Chinese State Media Suggests President Trump Is a 'Fool'

Adjust Comment Print

We may delve into this with more detail in the coming weeks as the situation develops but for now its fairly easy to summarize just how disadvantaged the when it comes to playing a game of trade war with our largest trading partner.

On Friday, the US announced additional tariffs of 25 per cent on Chinese imports worth approximately Dollars 50 billion.

China's retaliation list was increased more than six-fold from a version released in April, but the value was kept at $50 billion, as some high-value items such as commercial aircraft were deleted.

"The list does not include goods commonly purchased by American consumers such as cellular telephones or televisions", the U.S.T.R. office said.

China's response, released in detail early Saturday, now raises the prospect the USA will impose more duties following a pledge from Trump on Friday.

China is the second biggest importer of Canadian lobster after the U.S. Demand for the crustacean in China has more than quadrupled since 2011, going from buying about $27.5 million (Canadian) worth of lobster that year to about $162.8 million in 2016, according to the CBC.

That mirrored the Trump administration's announcement Friday of a tariff hike on $34 billion of Chinese goods, also due to take effect July 6, and plans to consider widening it to an additional $16 billion of other products.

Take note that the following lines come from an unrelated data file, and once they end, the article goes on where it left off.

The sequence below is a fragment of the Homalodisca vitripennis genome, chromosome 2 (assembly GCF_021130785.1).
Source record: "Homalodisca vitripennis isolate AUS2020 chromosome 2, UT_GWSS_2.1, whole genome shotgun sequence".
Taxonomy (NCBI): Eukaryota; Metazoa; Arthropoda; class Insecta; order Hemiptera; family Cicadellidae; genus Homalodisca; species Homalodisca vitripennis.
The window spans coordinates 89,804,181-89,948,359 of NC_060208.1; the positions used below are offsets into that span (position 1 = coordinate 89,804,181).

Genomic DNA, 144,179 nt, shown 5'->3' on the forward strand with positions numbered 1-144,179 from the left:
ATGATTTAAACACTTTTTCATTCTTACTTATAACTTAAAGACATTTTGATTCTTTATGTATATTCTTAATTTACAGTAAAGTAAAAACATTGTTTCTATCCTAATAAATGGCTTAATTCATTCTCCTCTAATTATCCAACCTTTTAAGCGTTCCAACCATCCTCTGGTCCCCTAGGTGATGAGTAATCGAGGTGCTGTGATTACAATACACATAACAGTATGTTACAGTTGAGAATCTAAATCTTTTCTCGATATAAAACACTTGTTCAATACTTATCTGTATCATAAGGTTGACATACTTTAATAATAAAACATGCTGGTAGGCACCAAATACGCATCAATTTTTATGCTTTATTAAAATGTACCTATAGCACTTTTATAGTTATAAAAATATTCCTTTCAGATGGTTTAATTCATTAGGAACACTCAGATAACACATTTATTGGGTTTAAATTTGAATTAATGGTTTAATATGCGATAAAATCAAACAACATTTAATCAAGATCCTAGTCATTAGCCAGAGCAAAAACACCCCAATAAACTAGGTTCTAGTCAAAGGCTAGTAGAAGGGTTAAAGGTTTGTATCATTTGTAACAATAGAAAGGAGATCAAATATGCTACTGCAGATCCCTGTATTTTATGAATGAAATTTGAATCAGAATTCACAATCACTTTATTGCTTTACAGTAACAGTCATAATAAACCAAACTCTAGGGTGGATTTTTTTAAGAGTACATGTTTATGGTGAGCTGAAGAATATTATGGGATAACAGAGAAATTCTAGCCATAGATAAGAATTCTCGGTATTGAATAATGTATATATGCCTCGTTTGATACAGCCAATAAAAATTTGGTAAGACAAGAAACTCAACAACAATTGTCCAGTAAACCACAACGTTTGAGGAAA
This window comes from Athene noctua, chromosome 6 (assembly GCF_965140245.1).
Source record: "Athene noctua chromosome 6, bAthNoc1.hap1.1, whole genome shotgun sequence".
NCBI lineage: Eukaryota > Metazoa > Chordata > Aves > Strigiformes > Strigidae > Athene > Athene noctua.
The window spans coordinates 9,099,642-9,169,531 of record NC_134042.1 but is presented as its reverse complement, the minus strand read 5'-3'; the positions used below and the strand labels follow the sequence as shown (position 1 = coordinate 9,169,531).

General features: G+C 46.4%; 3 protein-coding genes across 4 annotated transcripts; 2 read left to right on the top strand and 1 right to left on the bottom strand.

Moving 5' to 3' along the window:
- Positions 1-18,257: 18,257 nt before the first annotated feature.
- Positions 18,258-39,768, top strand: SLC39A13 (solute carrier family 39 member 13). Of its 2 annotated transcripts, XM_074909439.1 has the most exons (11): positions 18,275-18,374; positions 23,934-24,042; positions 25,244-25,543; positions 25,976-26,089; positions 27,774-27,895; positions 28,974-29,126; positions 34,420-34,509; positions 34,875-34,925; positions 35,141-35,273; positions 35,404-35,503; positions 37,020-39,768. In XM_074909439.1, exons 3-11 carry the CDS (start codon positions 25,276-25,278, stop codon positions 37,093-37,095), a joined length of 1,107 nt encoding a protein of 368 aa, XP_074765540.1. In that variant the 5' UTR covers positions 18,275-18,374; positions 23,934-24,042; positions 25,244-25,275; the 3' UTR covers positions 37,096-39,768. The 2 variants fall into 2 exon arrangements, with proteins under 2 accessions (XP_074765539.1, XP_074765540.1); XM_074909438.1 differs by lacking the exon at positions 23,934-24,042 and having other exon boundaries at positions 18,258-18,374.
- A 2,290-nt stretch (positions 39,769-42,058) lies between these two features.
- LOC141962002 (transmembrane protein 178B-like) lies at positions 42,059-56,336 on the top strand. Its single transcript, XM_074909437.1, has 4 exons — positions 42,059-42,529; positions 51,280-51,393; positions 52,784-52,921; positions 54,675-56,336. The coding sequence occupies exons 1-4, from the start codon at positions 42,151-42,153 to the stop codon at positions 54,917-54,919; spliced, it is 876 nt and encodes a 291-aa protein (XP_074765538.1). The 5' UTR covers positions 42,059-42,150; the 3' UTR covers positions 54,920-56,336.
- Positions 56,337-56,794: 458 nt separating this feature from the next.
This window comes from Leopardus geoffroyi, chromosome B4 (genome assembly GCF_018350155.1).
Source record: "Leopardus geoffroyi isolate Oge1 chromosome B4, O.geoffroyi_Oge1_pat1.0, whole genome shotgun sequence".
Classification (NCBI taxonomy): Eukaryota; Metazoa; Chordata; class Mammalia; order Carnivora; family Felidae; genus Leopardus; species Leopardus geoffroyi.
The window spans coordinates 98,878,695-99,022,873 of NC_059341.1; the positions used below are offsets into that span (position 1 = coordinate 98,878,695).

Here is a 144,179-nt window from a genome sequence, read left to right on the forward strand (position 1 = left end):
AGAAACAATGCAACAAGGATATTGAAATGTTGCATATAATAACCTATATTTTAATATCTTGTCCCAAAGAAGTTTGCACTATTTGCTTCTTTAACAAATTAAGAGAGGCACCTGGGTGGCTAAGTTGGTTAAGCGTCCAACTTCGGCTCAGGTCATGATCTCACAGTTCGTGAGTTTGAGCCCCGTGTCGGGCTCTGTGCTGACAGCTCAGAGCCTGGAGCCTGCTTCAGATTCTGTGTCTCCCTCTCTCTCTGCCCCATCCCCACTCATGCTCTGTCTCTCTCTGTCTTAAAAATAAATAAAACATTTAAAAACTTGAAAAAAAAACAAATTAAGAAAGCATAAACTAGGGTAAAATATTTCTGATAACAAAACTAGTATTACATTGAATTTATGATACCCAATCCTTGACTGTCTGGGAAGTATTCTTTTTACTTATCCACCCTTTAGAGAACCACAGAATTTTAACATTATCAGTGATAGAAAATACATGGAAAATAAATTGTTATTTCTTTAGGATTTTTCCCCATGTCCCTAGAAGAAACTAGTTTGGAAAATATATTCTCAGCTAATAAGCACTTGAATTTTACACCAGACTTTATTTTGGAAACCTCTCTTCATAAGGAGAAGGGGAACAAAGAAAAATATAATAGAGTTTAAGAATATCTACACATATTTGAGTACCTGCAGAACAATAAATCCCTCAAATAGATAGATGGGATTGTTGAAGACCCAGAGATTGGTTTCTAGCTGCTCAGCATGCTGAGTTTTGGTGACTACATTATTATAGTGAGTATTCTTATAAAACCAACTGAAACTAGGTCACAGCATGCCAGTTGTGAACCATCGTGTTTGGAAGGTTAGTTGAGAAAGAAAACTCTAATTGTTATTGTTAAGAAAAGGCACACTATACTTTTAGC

Trump officials said the products to be hit with tariffs include those that benefit from the "Made in China 2025" policy, an effort by Beijing to ramp up aerospace, robotics and other manufacturing industries.

Tariffs on about $34 billion in Chinese imports will go into effect July 6. A senior Trump administration official told reporters that companies will be able to apply for exclusions for Chinese imports they can not source elsewhere. In a joint news conference Thursday evening in Beijing, Chinese Foreign Minister Wang Yi said China and the United States have two options before them: one is "cooperation" and a "win-win" scenario and the other is "lose-lose". After some skirmishes related to washing-machine and solar-panel tariffs, Trump struck the first direct blow at China in March with the announcement of tariffs on Chinese goods.

China says its tariffs will follow the same timeline as the new US ones, with the first wave hitting July 6, targeting 545 USA goods worth about $34 billion, including soybeans, whiskey, orange juice, electric cars, salmon and cigars.

The planemaker, which counted on China for about $12 billion in revenue previous year, also said in an emailed statement that it is pushing for the countries to settle.

Beijing and Washington had held three rounds of high-level talks since early May but failed to reach a compromise. The US says it wants to stop the transfer of its products and designs over to Chinese companies.

Analysts at Capital Economics said the impact of the tariffs on China's economy would be small.

"Our take is that a trade war would bring four negatives - somewhat higher inflation; growing anxiety in the US farm belt; uncertainty that could complicate long-term corporate planning; and a growing estrangement of the USA on the global stage".

Although shares of some tariff-sensitive companies fell on Wall Street, the stock market overall fell only modestly. The first package of revised United States tariffs is scheduled to kick in on July 6 and will apply to 818 Chinese product lines, with another 284 product lines to follow at a later date.